A lot of these smartphone users are frustrated, though, because they are trying to navigate sites that were built with desktop and laptop computers in mind. It doesn't have to be that way at your business. With a little forethought and work, you can tap this fast-growing marketplace, please customers and set yourself apart from the competition.
Just how quickly is this rollout taking place?
A study last month by the tech researchers at Gartner Group found that smartphone sales increased 72 percent last year, and an earlier study by Nielson predicts that smartphones will overtake ordinary mobile phones in popularity by the end of 2011.
The handheld computer market has developed so fast that many businesses are just now beginning to understand how important smartphones have become to the public, as a primary gateway to information. As a result, there are a lot of misconceptions out there about what the trend means for website owners and users.
Most significantly, companies often assume that their existing websites will translate just fine to this new reality. What that means on the ground, though, is that individuals interested a particular company will grow annoyed when they visit the firm's site, as they try to navigate through a huge amount of information on a little screen.
By contrast, mobile sites are designed with palm-sized computers in mind. Smartphones recognize mobile websites and load those sites automatically. These websites improve the users' experience and reduce the bounce rate of people immediately leaving your site.
Here are some things to keep in mind, as you think about how to make your site useful to people who are on the go:
- Designers of a mobile website should not try to use all of the copy from a company's full website. Instead, they should focus on the really important information that you want your visitors to know about you -- phone number, directions, key services, etc. In a way, a mobile website is a "CliffsNotes" version of your business, conveying your message as quickly and effectively as possible.
- Content management systems can create a direct link between a traditional website and its mobile cousin. This service can allow you to manage the content of both sites simultaneously.
- Mobile websites should be functional for those scrolling with their index finger on a small screen, attractive to the eye and in line with the company brand.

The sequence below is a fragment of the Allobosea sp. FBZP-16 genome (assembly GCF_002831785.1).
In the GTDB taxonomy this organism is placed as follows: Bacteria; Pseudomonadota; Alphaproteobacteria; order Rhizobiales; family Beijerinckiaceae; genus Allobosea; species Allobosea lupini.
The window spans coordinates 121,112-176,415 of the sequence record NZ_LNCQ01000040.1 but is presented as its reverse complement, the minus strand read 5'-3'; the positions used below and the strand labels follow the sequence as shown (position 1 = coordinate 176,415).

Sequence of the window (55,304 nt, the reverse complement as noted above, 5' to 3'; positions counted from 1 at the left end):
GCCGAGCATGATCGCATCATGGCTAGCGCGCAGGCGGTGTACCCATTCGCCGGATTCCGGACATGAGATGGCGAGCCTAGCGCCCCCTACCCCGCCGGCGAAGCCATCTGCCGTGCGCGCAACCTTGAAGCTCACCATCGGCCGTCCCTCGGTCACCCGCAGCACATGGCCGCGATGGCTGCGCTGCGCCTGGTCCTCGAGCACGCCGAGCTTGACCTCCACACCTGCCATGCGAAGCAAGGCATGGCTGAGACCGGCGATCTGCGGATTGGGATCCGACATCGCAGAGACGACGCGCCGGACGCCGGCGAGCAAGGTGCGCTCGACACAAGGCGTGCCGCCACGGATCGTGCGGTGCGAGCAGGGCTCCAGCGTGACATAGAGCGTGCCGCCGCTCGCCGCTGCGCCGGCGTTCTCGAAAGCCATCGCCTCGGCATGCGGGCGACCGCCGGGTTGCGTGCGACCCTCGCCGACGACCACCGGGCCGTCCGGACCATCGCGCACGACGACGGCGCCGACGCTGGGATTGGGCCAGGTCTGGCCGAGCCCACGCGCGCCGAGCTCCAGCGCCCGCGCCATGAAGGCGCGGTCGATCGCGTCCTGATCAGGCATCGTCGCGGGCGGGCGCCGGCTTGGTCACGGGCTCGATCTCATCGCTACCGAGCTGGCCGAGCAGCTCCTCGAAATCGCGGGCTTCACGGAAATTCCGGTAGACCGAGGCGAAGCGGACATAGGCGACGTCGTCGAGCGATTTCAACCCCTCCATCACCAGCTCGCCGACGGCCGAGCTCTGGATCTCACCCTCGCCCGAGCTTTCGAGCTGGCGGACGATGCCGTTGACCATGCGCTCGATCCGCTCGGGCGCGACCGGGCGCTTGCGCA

Since this is a fast-changing, fast-growing area of technology, make sure that you talk with potential partners about their expertise and experience in designing mobile websites and about their ability to integrate it with the existing site.
Most businesses still don't have a mobile website, so launching one can be a real differentiator in the marketplace. When you have a mobile website, you stand out from the competition. You show that your firm stays current and cares about the needs of customers and other stakeholders.
There also are some very good business reasons for making a company accessible to mobile users. Smartphones are becoming vital to your company, for everything from a supplier who needs to reach you immediately to a customer who wants to buy something right now.
For starters, smartphones allow customers to make a connection with you when they are physically in the neighborhood. Think about what that might mean for a restaurant or a store near the user, compared to a competitor who has not "mobilized" their website.
Also, smartphones are a kind of megaphone for word-of-mouth marketing, as users post their experiences on Facebook or Twitter; publicize their current location on sites such as foursquare; or critique the business through one of the many applications that now help people share their experiences through reviews of companies.
All in all, businesses can't afford to sit out the smartphone revolution.
Today, having a good mobile website is becoming as important as having an attractive storefront window display and an engaging traditional website.
Author: Becky McKinnell
- The Portland Press Herald
- Read the Article at The Portland Press Herald